The threat of punishment will clearly be necessary because governments are doing little more than hypocritical tinkering on climate policy. China and India are hardly even playing lip service to the “climate emergency.” Nevertheless, according to Carney “political technology” is needed to “build a broad consensus around the right goals.” No question of debating the goals, or the science, just building a consensus to support them.
Carney is a man on a mission to change global society. “Business as usual” — the most hated phrase in the socialist lexicon — is “ultimately catastrophic,” he writes. There is too much “misplaced acceptance of the status quo.” But somehow the new socialism will not be socialism as usual. This time it’s different. We can because we must. The threat is too great to permit any argument. It’s surprising that as he was picking out choice quotes from Lenin for his book, Carney missed this one: “No more opposition now, comrades! The time has come to put an end to opposition, to put the lid on it. We have had enough opposition!”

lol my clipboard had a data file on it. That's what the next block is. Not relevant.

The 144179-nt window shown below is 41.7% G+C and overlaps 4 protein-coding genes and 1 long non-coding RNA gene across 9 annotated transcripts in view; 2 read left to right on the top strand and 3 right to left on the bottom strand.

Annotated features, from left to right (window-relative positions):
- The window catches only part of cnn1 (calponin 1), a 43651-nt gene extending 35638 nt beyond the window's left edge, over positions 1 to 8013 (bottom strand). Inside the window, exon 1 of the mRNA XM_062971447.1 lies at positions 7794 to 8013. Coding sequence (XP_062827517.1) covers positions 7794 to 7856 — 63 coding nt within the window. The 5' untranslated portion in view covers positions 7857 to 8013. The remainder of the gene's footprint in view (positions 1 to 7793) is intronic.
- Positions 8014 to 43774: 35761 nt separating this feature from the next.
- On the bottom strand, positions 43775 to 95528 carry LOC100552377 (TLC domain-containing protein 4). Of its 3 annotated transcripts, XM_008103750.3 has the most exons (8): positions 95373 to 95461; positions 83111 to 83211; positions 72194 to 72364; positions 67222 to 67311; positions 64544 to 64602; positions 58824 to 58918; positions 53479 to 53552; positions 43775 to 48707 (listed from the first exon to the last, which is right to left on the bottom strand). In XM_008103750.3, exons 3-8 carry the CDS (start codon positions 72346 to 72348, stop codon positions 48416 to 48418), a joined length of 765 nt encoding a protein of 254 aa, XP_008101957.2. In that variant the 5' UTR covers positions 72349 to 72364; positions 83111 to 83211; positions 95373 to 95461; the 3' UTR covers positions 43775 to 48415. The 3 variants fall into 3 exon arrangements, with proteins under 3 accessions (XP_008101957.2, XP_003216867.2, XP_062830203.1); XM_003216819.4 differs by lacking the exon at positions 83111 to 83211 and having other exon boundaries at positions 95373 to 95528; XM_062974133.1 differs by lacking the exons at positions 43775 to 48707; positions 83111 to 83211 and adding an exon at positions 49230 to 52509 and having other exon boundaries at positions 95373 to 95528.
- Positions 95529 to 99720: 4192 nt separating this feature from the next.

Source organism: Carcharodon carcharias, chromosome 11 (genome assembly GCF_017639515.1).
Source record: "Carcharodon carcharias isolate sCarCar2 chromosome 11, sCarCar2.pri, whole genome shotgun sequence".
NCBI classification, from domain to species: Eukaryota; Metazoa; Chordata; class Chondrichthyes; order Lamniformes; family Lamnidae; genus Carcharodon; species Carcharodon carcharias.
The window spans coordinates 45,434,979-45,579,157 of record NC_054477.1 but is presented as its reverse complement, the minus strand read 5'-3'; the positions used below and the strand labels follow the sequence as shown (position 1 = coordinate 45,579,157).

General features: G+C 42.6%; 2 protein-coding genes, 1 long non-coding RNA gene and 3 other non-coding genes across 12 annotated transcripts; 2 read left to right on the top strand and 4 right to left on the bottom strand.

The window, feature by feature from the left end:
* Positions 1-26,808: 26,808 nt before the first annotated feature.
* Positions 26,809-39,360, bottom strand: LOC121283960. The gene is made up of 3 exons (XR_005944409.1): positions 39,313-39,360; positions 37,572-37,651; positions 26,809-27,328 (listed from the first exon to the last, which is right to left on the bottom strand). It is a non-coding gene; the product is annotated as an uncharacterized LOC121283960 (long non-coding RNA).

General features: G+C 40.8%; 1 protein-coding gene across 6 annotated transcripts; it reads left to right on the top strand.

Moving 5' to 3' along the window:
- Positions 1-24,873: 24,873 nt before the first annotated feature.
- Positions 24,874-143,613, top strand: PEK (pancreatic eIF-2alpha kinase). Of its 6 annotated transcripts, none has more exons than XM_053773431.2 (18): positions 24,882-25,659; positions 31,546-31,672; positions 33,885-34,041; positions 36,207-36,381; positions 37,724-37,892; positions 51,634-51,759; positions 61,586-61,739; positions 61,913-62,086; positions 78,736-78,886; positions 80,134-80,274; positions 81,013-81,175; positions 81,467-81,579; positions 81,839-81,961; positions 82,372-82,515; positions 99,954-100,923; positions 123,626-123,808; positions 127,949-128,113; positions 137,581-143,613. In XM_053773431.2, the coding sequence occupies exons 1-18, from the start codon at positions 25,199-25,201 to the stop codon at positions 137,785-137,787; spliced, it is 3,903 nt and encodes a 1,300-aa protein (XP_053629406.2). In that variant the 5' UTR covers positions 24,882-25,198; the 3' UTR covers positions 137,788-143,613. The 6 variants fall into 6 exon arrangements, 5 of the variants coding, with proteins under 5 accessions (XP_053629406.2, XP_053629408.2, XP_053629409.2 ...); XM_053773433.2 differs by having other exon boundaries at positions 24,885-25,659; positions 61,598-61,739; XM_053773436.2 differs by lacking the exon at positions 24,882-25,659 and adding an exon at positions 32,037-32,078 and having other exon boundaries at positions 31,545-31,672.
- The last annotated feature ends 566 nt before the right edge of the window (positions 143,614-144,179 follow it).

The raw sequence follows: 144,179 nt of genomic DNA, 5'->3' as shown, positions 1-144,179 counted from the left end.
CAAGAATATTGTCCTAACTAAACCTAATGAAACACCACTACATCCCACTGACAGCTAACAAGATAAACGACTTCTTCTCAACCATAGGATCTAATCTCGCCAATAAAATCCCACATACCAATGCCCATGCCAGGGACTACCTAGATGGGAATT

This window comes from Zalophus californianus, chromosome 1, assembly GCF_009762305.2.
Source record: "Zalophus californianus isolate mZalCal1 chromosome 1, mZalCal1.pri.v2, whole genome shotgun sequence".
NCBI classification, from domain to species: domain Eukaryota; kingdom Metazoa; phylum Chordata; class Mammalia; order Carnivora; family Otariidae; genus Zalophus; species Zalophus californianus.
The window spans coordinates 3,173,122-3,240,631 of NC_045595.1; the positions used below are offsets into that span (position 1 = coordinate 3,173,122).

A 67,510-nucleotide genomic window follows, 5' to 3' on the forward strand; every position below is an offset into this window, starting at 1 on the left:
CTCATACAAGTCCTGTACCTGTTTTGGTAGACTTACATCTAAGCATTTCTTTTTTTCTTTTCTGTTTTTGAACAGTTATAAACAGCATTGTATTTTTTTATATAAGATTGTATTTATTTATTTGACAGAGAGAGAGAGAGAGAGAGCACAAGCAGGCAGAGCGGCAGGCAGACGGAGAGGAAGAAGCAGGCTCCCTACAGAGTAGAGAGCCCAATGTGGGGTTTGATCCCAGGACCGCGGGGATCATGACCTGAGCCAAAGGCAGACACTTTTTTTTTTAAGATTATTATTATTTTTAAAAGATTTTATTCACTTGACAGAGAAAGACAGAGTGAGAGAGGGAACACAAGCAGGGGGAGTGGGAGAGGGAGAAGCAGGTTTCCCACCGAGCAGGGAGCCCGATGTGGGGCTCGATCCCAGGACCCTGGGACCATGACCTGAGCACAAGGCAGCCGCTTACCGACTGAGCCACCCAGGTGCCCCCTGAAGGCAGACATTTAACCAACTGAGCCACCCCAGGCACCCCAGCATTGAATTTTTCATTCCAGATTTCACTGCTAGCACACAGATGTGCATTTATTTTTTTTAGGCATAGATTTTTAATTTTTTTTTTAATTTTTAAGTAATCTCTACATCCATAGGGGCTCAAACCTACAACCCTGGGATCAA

Peter Foster is the author of 10 books. His most recent is How Dare You!, a collection of his National Post columns. His previous book was Why We Bite the Invisible Hand: The Psychology of Anti-Capitalism.